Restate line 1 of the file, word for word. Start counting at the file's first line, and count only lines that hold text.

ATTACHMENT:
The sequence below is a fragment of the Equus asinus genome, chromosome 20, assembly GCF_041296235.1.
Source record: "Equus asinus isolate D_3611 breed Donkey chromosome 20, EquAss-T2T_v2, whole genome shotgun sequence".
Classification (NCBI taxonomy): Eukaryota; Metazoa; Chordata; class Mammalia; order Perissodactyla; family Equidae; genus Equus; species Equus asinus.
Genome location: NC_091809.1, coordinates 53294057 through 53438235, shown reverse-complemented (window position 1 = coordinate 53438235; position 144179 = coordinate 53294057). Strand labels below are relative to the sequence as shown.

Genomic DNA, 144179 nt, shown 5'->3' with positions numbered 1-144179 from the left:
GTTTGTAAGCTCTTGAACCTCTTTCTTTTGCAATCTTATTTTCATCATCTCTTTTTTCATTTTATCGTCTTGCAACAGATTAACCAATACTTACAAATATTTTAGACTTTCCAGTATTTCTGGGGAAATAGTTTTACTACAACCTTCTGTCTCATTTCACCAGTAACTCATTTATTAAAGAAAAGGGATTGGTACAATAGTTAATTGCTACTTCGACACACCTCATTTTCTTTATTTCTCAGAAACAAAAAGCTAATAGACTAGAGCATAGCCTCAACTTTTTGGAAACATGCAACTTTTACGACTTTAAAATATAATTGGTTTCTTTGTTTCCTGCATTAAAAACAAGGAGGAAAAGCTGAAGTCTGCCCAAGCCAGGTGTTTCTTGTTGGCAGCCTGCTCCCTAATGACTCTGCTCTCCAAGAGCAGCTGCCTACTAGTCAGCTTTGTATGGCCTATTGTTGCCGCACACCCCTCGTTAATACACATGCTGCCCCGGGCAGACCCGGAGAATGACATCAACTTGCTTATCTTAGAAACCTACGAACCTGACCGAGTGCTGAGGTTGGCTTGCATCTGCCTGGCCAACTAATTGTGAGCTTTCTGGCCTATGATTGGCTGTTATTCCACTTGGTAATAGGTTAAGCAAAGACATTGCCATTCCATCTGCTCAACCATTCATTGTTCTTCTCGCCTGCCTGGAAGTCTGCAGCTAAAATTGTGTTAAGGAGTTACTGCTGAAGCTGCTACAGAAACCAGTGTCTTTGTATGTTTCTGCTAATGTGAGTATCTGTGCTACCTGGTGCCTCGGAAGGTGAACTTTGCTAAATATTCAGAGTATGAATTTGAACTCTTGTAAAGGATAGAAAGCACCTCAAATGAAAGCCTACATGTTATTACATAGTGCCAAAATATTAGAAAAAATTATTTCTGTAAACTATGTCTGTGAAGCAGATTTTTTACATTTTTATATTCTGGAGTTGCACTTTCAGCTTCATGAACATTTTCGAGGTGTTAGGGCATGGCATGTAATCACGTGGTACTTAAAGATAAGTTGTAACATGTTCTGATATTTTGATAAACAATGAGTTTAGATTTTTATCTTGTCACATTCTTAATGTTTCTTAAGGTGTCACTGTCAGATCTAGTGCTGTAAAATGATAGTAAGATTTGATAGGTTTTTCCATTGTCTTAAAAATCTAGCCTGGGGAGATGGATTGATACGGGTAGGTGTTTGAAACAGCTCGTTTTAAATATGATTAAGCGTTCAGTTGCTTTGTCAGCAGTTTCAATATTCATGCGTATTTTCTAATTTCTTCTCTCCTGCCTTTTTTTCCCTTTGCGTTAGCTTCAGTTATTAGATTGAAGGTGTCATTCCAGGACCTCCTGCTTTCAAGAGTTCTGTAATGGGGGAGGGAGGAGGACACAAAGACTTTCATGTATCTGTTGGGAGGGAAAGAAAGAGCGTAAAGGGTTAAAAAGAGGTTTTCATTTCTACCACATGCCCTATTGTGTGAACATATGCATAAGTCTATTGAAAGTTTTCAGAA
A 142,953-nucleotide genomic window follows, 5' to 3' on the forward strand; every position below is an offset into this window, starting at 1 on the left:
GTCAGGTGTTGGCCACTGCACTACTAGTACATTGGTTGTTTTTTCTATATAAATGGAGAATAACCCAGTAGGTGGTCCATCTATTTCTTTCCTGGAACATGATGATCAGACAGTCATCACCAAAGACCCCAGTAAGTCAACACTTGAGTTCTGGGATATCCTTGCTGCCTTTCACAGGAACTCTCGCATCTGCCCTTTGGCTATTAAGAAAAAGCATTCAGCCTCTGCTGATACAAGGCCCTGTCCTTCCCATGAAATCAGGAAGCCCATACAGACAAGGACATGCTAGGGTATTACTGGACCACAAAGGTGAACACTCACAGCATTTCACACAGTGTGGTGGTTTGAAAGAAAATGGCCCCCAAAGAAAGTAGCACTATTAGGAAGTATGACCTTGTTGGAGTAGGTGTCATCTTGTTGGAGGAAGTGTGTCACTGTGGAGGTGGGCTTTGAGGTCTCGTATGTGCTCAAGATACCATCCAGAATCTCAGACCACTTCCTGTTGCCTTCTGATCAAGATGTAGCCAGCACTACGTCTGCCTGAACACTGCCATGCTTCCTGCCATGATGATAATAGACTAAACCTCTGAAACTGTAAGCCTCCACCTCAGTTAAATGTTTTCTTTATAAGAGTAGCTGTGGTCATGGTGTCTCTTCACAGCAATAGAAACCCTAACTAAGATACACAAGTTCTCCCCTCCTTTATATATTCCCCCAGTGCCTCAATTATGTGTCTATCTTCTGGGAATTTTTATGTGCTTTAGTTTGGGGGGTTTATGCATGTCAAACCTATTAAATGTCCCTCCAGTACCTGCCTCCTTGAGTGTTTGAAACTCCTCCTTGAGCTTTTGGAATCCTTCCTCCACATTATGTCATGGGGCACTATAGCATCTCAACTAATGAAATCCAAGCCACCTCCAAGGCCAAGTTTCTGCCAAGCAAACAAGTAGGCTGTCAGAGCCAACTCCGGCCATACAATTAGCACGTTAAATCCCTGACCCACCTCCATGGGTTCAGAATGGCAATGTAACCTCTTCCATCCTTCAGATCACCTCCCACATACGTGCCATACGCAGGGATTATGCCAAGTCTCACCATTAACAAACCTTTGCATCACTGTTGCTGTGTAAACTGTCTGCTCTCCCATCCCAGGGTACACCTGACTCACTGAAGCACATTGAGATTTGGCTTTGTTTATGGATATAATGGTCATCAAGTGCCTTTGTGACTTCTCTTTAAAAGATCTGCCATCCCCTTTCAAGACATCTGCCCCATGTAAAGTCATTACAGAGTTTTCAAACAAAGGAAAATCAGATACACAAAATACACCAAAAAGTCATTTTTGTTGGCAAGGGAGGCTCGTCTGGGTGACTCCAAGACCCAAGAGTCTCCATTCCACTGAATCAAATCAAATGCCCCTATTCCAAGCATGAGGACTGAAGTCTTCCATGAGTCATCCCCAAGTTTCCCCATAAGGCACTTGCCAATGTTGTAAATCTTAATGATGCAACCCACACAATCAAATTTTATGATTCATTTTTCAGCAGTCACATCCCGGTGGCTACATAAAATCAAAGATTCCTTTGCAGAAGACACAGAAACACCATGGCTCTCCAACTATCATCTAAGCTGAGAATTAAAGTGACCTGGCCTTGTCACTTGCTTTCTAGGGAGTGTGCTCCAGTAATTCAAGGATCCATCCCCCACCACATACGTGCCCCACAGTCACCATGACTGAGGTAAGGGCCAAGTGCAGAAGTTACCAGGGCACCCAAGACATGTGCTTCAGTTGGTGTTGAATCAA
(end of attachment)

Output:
The sequence below is a fragment of the Equus asinus genome, chromosome 20, assembly GCF_041296235.1.